A film with a fantastic personality

There's no doubt about it, Aki is back once again with a wonderful film. "The Other Side of Hope" basically tells two stories. First there's an older Finnish man who opens a small restaurant. And then there's a Syrian man who finds his way to Finland in order to start a new life. As you can probably guess, these two stories find a way to connect. And in a surprisingly good and heartwarming way. It was interesting to see the two cultures interact with each other. I love the kindness that so many characters bring with them. The film finds an excellent way to mix humour with drama while also bringing up some relevant issues. Many of the restaurant scenes are very funny and they made me laugh. While other scenes like when a character plays music from his homeland one final time before being deported almost brought a little tear to my eye. The entire thing is still packed with all the classic Kaurismäki elements. You can almost do a drinking game; "Point out all of Aki's personal tropes". I have to say that some of my favorite parts were whenever they were trying to change the restaurant in order to fit in with the modern times. It was almost metaphorical. It's like the filmmakers themselves had never changed, but the world around them did. Timo Salminen's cinematography is on point with excellent use of framing and colors. I admire that they still use film instead of digital. Aki is very similar to Tarantino in that subject. He has said that if they weren't able to use film he would stop making movies all together. I hope this is not his final movie. I feel like he has many stories left to tell. I'll be here waiting for whenever a new one comes out, because I never get tired of the personality that comes with his work.

Reviewed by crculver 6 / 10 / 10

Kaurismäki tells a story, to his perennial template of deadpan humour, old-time music, and drab settings, of a Syrian refugee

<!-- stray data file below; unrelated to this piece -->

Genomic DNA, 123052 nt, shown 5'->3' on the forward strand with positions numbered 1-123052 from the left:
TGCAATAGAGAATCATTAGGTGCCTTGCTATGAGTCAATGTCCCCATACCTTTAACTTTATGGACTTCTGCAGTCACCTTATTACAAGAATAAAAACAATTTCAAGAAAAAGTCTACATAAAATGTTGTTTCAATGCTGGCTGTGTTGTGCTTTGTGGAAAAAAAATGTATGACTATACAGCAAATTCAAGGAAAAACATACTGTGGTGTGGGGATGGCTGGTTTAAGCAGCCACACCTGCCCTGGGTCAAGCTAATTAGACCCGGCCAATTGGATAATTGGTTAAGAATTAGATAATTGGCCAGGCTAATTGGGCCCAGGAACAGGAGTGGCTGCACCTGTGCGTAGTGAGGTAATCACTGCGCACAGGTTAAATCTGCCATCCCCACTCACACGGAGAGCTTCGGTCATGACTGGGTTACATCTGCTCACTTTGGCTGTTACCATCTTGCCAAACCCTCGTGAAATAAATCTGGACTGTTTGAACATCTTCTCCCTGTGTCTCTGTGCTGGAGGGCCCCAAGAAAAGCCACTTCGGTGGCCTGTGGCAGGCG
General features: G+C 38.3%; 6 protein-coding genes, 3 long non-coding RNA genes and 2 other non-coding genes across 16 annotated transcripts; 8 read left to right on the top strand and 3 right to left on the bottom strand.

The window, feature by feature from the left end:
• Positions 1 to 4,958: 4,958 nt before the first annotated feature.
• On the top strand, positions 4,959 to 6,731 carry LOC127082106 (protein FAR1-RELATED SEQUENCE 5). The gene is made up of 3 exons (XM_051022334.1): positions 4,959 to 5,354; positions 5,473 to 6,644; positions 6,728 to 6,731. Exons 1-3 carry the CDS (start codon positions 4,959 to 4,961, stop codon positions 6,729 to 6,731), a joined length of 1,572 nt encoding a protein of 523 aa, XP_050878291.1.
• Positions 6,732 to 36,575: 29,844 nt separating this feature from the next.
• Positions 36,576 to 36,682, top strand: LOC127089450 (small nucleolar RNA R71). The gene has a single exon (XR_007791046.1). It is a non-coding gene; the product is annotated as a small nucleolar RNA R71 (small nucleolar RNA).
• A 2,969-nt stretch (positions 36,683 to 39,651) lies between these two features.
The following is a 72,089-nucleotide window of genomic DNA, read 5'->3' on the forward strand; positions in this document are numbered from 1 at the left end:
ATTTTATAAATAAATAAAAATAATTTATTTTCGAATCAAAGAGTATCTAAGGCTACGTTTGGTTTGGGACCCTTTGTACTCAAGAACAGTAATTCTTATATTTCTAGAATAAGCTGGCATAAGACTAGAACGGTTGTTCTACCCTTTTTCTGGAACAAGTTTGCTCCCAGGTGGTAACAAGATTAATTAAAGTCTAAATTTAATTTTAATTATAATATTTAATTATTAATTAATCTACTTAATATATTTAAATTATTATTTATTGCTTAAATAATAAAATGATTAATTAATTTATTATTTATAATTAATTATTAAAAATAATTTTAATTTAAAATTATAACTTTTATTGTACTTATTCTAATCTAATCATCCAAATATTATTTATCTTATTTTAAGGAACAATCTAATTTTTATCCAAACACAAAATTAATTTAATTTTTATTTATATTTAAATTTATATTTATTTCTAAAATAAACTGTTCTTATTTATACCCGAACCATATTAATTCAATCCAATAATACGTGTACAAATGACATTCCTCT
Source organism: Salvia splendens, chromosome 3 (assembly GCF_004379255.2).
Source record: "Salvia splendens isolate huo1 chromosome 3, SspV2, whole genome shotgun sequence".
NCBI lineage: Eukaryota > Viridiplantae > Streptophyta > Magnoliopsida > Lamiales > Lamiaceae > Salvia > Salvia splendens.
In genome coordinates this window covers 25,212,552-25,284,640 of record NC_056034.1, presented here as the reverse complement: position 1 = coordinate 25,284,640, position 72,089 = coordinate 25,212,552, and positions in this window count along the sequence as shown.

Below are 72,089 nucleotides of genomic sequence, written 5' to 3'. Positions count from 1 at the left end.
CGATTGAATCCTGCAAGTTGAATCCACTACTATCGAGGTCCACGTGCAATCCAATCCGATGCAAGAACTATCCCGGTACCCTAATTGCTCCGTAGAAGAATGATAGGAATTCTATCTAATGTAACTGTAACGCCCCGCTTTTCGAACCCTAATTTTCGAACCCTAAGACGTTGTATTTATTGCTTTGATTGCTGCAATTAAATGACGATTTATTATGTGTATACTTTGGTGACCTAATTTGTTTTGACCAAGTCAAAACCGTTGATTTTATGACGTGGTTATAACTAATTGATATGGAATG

In Aki Kaurismäki's 2016 film TOIVON TUOLLA PUOLEN ("The Other Side of Hope"), the Finnish auteur continues a theme he explored in LE HAVRE from five years earlier: refugees fleeing to Europe and forced to survive when heartless officials and some locals are against them. While that earlier film was shot in the comparatively exotic setting of the eponymous French port, TOIVON TUOLLA PUOLEN returns to Kaurismäki's familiar stomping grounds of downtown Helsinki. The film consists of two converging plot lines. In one, the aging salesman Wikström (Sakari Kuosmanen, a longtime member of Kaurismäki's acting stable) leaves his wife, wins a lot of money in a poker game, and decides to open a restaurant. In the other, the Syrian refugee Khaled (Sherwan Haji) arrives in Helsinki after fleeing war-torn Aleppo and wandering across half of Europe, but he is worried about his sister that he got separated with along the way. Wikström and Khaled eventually meet and become friends -- or the closest thing to friends that Kaurismäki's exaggeratedly cold and morose Finns can get to each other. Before that, however, the Wikström plot line serves to inject some humour, albeit of an extremely deadpan sort, into a film that, though Khaled, explores the depressing lives of refugees who are shuffled from one center to another and forced to wait for their cases to be processed. For three decades now, Kaurismäki has made all his films to a very distinctive template that virtually never varies. Its characters speak a minimum of dialogue to each other and show little expression on their faces. The sets are drab in colour and deliberately anachronistic, with gadgets, vehicles or clothes from the 1950s alongside computers and mobile phones from our time. At some point, a band will appear on stage playing oldies rock, blues, or Finnish tangos as the characters look on. TOIVON TUOLLA PUOLEN doesn't stray from that template either. Still, the script has enough fresh moments to it that it will feel worthwhile even to longtime Kaurismäki films who have sat through this template many times before. Some of the humorous bits are laugh-out-loud funny, but overall this does feel like a darker film than most of the director's work. It is ultimately a choked, restrained cry of rage at the way that refugees are treated, by a Nordic society that prides itself on fairness, equality and charity. While Kaurismäki is roughly on the left politically, several of his films have attacked the Finnish welfare state for its opaque bureaucracy and its reduction of human beings to mere papers in a government file. This film continues that critique by depicting the refugees, who come from many countries but manage to band together to lend each other help, as the sort of neighborly solidarity that Kaurismäki prefers to faceless bureaucracy. I personally wouldn't find this the best introduction to Kaurismäki. His earlier film MIES VAILLA MENNEISYYTTÄ ("The Man Without a Past") depicted with more meat on its bone a down-on-his-luck man lost among bureaucracy, while the über-idiosyncratic romantic comedy VAROJA PARATIISISSA ("Shadows in Paradise") is one of Kaurismäki's best achievements in deadpan humour. Still, TOIVON TUOLLA PUOLEN seems to tell a story universal enough to pull on everyone's heartstrings and is worth seeing.